Precision for whom? Mapping ambiguity and certainty in (participatory) GIS (PLA 54)
Mike McCall raises important questions about the issues of certainty and precision within the practice of PGIS. The terms have become of great significance in the realm of more technical GIS application, yet Mike asks whether it is misleading to misrepresent fuzzy, ambiguous reality as precise or accurate – especially when PGIS represent data acquired using participatory methodologies, that represent local interpretations of certainty, reliability, and relevance. It is too easy when sharing experiences relating to PGIS practice to focus on success stories, and for practitioners to be hesitant in engaging in critical reflection relating to their own work. These important but little discussed issues include potential pitfalls that projects might face, the concerns surrounding precision, and the ethics of the practice.
Participatory Learning and Action (PLA, formerly PLA Notes) is the world's leading series on participatory learning and action approaches and methods. PLA publishes articles on participation aimed at practitioners, researchers, academics and activists. All articles are peer-reviewed by an international editorial board. See: www.planotes.org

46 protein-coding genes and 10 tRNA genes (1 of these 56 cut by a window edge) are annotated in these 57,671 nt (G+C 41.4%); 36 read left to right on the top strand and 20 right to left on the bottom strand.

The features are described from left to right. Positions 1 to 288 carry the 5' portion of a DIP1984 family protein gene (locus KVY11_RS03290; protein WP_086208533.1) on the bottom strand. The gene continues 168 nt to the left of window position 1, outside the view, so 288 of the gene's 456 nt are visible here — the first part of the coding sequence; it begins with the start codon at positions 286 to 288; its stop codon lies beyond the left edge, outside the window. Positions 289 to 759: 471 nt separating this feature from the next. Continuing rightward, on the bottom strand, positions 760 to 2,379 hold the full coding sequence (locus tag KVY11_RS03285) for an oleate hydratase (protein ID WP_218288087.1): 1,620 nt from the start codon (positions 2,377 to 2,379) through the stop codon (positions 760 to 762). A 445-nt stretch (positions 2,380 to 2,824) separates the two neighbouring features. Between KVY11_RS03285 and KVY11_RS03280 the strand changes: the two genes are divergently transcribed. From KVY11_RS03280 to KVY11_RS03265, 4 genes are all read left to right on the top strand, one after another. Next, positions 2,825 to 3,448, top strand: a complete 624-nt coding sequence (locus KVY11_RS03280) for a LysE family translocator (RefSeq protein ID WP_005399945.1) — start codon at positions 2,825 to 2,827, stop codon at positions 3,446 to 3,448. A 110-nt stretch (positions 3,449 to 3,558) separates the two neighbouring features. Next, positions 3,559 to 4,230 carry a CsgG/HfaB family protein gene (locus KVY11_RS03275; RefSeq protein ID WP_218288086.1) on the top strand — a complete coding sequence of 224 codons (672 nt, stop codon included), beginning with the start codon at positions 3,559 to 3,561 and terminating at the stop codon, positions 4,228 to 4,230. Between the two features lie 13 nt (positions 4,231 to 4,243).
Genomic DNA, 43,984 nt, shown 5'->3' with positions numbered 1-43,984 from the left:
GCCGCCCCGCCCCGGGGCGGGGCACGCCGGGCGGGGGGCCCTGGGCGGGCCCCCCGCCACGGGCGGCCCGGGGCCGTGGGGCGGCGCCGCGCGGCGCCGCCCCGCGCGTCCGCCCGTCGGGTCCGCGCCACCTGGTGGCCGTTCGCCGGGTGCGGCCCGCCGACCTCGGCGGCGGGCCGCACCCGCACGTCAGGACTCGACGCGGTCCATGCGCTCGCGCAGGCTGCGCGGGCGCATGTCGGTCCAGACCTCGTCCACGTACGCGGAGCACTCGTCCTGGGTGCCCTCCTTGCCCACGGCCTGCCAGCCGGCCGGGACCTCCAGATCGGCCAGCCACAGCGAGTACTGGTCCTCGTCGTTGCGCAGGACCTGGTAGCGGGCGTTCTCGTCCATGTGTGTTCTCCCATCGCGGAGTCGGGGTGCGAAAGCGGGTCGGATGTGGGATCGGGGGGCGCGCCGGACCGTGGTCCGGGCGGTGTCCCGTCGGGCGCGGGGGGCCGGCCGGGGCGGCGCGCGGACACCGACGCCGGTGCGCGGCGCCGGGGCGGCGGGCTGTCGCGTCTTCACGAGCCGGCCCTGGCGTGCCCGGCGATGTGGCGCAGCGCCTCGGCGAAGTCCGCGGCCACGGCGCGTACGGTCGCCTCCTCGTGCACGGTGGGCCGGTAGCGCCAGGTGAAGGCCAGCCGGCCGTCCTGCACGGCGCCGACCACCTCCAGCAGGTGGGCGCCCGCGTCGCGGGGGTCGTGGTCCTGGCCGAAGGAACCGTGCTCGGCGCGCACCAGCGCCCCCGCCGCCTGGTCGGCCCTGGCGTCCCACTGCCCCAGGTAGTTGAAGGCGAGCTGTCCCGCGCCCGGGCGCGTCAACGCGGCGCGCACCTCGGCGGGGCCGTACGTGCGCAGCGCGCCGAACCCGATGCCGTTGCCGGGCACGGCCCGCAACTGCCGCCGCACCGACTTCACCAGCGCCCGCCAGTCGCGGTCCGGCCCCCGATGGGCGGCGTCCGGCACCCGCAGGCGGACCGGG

Article in: PLA 54. Guest-edited by: Giacomo Rambaldi, Jon Corbett, Michael K. McCall, Rachel Olson, Julius Muchemi, Peter A. Kwaku Kyem, Daniel Wiener, Robert Chambers
Keywords: mapping, Participatory Geographic Information Systems (PGIS), PPGIS, Geographic Information Technologies and Systems, geo-spatial information management tools, sketch maps, participatory 3D models (P3DM), aerial photographs, satellite imagery, Global Positioning Systems (GPS), Geographic Information Systems (GIS), software.
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Available at https://www.iied.org/g02958